Kubelík began his tenure as the Orchestra’s fifth (and youngest) music director in October 1950, opening the sixtieth season with Bach’s Fourth Orchestral Suite; the Orchestra’s first performances of Bartók’s Music for Strings, Percussion, and Celesta; and Brahms’s Fourth Symphony. During his three-season tenure, he introduced over seventy works to the Orchestra’s repertory, and his interpretations of works from his native Czechoslovakia drew critical praise.

April 23 and 24, 1953, program page

April 23 and 24, 1953, program page

His final concerts as music director, given on April 23 and 24, 1953, included a single work, a concert version of Wagner’s Parsifal with Set Svanholm in the title role. Margaret Harshaw, Sigurd Björling, Jerome Hines, Andrew Földi, and Frederich Lechner filled out the rest of the principal cast.

Following his music directorship, Kubelík returned to guest conduct the Chicago Symphony Orchestra on several occasions. His final appearance with the Orchestra was on October 18, 1991, when he conducted Dvořák’s Husitská Overture concluding the Gala Centennial Finale concert, a re-creation of the Orchestra’s first concert on October 16, 1891.

Stay tuned for part 2 . . .

Rafael Kubelík acknowledging applause at the conclusion of the Gala Centennial Finale concert on October 18, 1991

Rafael Kubelík acknowledging applause at the conclusion of the Gala Centennial Finale concert on October 18, 1991

____________________________________________________


John Culshaw‘s book Ring Resounding begins with: “In Vienna, on the afternoon of September 24, 1958, Decca began the first commercial recording of Richard Wagner’s Der Ring des Nibelungen; seven years later, on the evening of November 19, 1965, every note and every word of Wagner’s huge masterpiece had been recorded. Nothing comparable in scope, cost, or artistic and technical challenge had been attempted in the history of the gramophone.”

Georg Solti led the Vienna Philharmonic and an unbelievable cast of singers in sessions at the Sofiensaal. The recordings, released and remastered numerous times, have never been out of print, and according to a recent issue of BBC Music Magazine, the cycle still ranks as the greatest recording of all time.

The recording of Die Walküre won the 1966 Grammy Award for Best Opera Recording from the National Academy of Recording Arts and Sciences. And for their unprecedented achievement, Solti and Culshaw received the Recording Academy’s first Grammy Trustees’ Award in 1967 for their “efforts, ingenuity, and artistic contributions” to the art of recording.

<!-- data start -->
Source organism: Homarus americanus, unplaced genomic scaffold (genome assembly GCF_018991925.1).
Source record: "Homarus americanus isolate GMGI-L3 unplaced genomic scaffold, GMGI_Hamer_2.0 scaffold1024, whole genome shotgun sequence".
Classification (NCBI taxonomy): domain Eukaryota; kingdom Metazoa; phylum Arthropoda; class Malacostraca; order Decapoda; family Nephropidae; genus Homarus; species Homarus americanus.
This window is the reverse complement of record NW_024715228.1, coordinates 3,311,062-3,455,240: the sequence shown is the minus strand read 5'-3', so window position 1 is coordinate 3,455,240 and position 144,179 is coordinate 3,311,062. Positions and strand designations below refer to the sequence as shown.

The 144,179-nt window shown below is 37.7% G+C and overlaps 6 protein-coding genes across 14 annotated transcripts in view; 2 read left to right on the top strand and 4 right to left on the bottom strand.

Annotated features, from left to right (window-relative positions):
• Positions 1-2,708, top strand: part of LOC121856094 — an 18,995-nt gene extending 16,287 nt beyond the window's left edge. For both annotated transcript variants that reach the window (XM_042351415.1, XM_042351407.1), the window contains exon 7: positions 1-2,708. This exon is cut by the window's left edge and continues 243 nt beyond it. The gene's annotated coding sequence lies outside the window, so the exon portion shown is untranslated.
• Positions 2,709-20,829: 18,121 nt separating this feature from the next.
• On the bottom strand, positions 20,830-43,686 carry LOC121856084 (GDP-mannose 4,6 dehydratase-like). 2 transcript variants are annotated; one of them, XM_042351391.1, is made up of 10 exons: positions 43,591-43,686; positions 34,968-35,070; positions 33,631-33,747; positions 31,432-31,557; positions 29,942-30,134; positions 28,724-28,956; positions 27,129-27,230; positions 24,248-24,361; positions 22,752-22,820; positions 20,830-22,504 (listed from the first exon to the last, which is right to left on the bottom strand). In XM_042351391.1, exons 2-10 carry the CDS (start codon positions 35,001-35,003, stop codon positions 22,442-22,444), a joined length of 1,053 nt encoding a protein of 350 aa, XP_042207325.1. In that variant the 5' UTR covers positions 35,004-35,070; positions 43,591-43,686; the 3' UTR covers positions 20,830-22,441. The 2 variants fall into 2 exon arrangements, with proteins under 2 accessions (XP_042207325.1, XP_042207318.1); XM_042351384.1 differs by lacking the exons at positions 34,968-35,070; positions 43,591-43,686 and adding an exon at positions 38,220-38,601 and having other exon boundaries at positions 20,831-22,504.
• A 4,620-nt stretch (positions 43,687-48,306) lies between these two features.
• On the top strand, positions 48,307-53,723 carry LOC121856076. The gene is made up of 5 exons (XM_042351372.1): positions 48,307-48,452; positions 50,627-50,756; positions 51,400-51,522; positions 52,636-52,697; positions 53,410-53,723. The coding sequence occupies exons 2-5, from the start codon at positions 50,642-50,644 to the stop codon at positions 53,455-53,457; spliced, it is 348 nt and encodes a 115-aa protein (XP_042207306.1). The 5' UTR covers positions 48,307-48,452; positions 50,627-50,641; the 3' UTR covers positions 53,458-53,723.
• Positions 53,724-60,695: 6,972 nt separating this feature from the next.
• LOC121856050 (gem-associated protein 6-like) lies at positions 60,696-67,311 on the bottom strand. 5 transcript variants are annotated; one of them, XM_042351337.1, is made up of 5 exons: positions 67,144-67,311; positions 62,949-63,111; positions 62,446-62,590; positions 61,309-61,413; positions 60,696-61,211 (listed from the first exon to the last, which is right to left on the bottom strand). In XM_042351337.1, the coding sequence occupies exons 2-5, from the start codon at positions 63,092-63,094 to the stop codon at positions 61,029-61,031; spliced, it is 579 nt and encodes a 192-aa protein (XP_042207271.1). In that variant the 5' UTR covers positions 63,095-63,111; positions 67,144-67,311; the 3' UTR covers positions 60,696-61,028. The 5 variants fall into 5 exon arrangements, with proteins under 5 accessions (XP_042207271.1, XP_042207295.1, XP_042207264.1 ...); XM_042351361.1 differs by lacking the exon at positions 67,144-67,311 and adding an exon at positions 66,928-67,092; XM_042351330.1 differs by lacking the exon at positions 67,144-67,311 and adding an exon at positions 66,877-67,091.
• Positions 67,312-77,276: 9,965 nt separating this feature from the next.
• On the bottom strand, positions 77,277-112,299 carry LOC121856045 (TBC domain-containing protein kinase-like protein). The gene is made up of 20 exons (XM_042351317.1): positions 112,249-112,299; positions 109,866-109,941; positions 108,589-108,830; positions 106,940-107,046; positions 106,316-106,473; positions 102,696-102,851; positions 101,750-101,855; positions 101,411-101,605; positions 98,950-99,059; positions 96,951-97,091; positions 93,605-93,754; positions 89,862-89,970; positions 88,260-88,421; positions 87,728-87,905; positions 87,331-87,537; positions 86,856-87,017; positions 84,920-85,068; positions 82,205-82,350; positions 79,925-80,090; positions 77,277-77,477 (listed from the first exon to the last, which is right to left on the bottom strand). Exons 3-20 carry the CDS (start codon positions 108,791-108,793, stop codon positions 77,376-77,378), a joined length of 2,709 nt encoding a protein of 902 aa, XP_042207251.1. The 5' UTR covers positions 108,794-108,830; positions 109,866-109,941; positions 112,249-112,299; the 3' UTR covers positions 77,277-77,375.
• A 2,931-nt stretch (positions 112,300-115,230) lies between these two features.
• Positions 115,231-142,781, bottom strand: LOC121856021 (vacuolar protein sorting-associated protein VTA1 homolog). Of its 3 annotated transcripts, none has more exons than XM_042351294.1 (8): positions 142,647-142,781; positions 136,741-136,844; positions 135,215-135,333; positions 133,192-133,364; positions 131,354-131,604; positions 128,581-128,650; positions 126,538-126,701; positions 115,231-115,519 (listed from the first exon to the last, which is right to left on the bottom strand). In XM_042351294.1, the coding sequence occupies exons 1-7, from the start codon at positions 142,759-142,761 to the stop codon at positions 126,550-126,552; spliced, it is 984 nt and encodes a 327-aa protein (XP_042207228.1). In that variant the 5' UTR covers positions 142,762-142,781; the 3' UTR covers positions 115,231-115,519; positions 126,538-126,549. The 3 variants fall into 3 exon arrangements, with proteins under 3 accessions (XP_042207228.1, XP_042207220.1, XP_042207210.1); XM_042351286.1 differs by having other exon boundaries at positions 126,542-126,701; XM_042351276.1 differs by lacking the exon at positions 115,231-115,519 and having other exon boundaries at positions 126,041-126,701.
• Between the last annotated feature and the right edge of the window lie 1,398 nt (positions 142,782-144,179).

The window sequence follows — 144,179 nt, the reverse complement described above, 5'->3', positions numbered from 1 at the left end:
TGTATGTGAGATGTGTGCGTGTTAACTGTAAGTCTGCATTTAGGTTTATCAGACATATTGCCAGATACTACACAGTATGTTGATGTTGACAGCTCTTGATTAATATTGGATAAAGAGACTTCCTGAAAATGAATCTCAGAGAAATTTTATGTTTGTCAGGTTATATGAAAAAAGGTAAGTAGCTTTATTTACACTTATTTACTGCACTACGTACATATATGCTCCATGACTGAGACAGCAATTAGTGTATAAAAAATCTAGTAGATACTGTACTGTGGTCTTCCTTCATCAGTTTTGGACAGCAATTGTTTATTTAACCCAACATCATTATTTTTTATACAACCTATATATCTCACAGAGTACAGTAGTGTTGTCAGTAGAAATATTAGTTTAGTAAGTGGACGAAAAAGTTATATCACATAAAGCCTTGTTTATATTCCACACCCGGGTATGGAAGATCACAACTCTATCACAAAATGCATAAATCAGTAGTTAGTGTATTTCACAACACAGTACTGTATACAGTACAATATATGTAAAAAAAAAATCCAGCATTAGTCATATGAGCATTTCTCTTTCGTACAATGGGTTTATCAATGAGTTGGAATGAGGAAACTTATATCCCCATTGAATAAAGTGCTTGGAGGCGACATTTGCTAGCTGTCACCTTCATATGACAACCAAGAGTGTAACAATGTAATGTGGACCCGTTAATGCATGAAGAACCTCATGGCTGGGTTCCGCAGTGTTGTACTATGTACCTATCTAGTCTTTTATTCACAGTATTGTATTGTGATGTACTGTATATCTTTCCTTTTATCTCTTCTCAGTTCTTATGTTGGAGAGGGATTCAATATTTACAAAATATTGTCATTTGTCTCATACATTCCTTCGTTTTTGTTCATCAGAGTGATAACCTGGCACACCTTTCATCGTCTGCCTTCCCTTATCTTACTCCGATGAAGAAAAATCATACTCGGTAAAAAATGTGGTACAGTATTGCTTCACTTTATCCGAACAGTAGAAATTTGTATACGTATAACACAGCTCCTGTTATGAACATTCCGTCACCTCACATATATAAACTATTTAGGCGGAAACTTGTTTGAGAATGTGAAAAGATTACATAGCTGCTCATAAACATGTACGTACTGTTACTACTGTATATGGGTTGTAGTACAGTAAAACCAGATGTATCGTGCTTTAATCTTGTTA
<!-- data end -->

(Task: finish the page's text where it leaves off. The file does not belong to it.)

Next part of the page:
The casts:

Das Rheingold
Wotan George London, bass-baritone
Donner Eberhard Wächter, baritone
Froh Waldemar Kmentt, tenor
Loge Set Svanholm, tenor
Alberich Gustav Neidlinger, bass-baritone
Mime Paul Kuen, tenor
Fasolt Walter Kreppel, bass
Fafner Kurt Böhme, bass
Fricka Kirsten Flagstad, soprano
Freia Claire Watson, soprano
Erda Jean Madeira, mezzo-soprano
Woglinde Oda Balsborg, soprano
Wellgunde Hetty Plümacher, mezzo-soprano
Flosshilde Ira Malaniuk, contralto
Recorded September 24 – October 8, 1958

Die Walküre
Siegmund James King, tenor
Sieglinde Régine Crespin, soprano
Wotan Hans Hotter, bass-baritone
Brünnhilde Birgit Nilsson, soprano
Hunding Gottlob Frick, bass
Fricka Christa Ludwig, mezzo-soprano
Gerhilde Vera Schlosser, soprano
Ortlinde Helga Dernesch, mezzo-soprano
Waltraute Brigitte Fassbaender, mezzo-soprano
Schwertleite Helen Watts, contralto
Helmwige Berit Lindholm, soprano
Siegrune Vera Little, contralto
Grimgerde Marilyn Tyler, soprano
Rossweisse Claudia Hellmann, contralto
Recorded October 29 – November 19, 1965

Siegfried
Siegfried Wolfgang Windgassen, tenor
Mime Gerhard Stolze, tenor
Brünnhilde Birgit Nilsson, soprano
Wanderer (Wotan) Hans Hotter, bass-baritone
Alberich Gustav Neidlinger, bass-baritone
Fafner Kurt Böhme, bass
Erda Marga Höffgen, contralto
Waldvogel Joan Sutherland, soprano
Recorded May 8 – November 5, 1962

Götterdämmerung
Brünnhilde Birgit Nilsson, soprano
Siegfried Wolfgang Windgassen, tenor
Waltraute Christa Ludwig, mezzo-soprano
Gunther Dietrich Fischer-Dieskau, baritone
Gutrune Claire Watson, soprano
Alberich Gustav Neidlinger, bass-baritone
Hagen Gottlob Frick, bass
First Norn Helen Watts, contralto
Second Norn Grace Hoffman, mezzo-soprano
Third Norn Anita Välkki, soprano
Woglinde Lucia Popp, soprano
Wellgunde Gwyneth Jones, soprano
Flosshilde Maureen Guy, mezzo-soprano
Wiener Staatsopernchor
Wilhelm Pitz, chorus master
Recorded May 20 – November 24, 1964

During sessions for Götterdämmerung in the fall of 1964, Humphrey Burton filmed a now classic documentary, The Golden Ring, for the BBC. A few amazing clips from that program are below.



The attached YouTube videos are not the property of the Chicago Symphony Orchestra Association. We just thought they were interesting.

the vault

Theodore Thomas

csoarchives twitter feed

chicagosymphony twitter feed

disclaimer

The opinions expressed here are mine and do not necessarily reflect those of my employer.

visitors

  • 333,178 hits
Advertisements
%d bloggers like this: